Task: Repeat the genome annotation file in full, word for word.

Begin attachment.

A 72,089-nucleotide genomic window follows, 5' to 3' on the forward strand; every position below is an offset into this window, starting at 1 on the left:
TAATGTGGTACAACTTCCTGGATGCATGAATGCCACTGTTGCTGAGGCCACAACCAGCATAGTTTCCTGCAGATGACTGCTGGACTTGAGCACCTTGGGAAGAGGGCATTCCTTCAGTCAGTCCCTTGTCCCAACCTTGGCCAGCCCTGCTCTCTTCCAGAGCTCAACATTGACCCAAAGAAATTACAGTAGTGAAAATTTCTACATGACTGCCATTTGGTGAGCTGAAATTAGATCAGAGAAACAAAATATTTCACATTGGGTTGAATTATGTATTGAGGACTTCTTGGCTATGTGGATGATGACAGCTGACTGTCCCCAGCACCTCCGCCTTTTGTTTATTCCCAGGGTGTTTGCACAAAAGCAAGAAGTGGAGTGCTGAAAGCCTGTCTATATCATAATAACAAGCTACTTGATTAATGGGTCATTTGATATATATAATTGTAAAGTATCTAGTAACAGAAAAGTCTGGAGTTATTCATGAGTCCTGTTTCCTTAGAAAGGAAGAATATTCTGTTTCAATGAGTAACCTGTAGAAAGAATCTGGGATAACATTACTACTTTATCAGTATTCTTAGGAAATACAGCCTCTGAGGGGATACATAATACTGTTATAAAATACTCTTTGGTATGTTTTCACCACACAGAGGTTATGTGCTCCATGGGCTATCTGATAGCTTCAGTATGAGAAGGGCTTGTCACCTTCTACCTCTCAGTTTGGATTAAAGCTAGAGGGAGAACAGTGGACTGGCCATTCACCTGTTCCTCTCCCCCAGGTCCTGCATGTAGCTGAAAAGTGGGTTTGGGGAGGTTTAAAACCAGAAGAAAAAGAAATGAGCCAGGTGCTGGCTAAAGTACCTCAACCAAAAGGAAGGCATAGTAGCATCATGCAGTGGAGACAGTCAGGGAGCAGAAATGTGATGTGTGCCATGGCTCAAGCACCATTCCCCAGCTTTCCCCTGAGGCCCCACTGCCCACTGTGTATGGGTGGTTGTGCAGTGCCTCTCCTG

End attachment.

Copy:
A 72,089-nucleotide genomic window follows, 5' to 3' on the forward strand; every position below is an offset into this window, starting at 1 on the left:
TAATGTGGTACAACTTCCTGGATGCATGAATGCCACTGTTGCTGAGGCCACAACCAGCATAGTTTCCTGCAGATGACTGCTGGACTTGAGCACCTTGGGAAGAGGGCATTCCTTCAGTCAGTCCCTTGTCCCAACCTTGGCCAGCCCTGCTCTCTTCCAGAGCTCAACATTGACCCAAAGAAATTACAGTAGTGAAAATTTCTACATGACTGCCATTTGGTGAGCTGAAATTAGATCAGAGAAACAAAATATTTCACATTGGGTTGAATTATGTATTGAGGACTTCTTGGCTATGTGGATGATGACAGCTGACTGTCCCCAGCACCTCCGCCTTTTGTTTATTCCCAGGGTGTTTGCACAAAAGCAAGAAGTGGAGTGCTGAAAGCCTGTCTATATCATAATAACAAGCTACTTGATTAATGGGTCATTTGATATATATAATTGTAAAGTATCTAGTAACAGAAAAGTCTGGAGTTATTCATGAGTCCTGTTTCCTTAGAAAGGAAGAATATTCTGTTTCAATGAGTAACCTGTAGAAAGAATCTGGGATAACATTACTACTTTATCAGTATTCTTAGGAAATACAGCCTCTGAGGGGATACATAATACTGTTATAAAATACTCTTTGGTATGTTTTCACCACACAGAGGTTATGTGCTCCATGGGCTATCTGATAGCTTCAGTATGAGAAGGGCTTGTCACCTTCTACCTCTCAGTTTGGATTAAAGCTAGAGGGAGAACAGTGGACTGGCCATTCACCTGTTCCTCTCCCCCAGGTCCTGCATGTAGCTGAAAAGTGGGTTTGGGGAGGTTTAAAACCAGAAGAAAAAGAAATGAGCCAGGTGCTGGCTAAAGTACCTCAACCAAAAGGAAGGCATAGTAGCATCATGCAGTGGAGACAGTCAGGGAGCAGAAATGTGATGTGTGCCATGGCTCAAGCACCATTCCCCAGCTTTCCCCTGAGGCCCCACTGCCCACTGTGTATGGGTGGTTGTGCAGTGCCTCTCCTG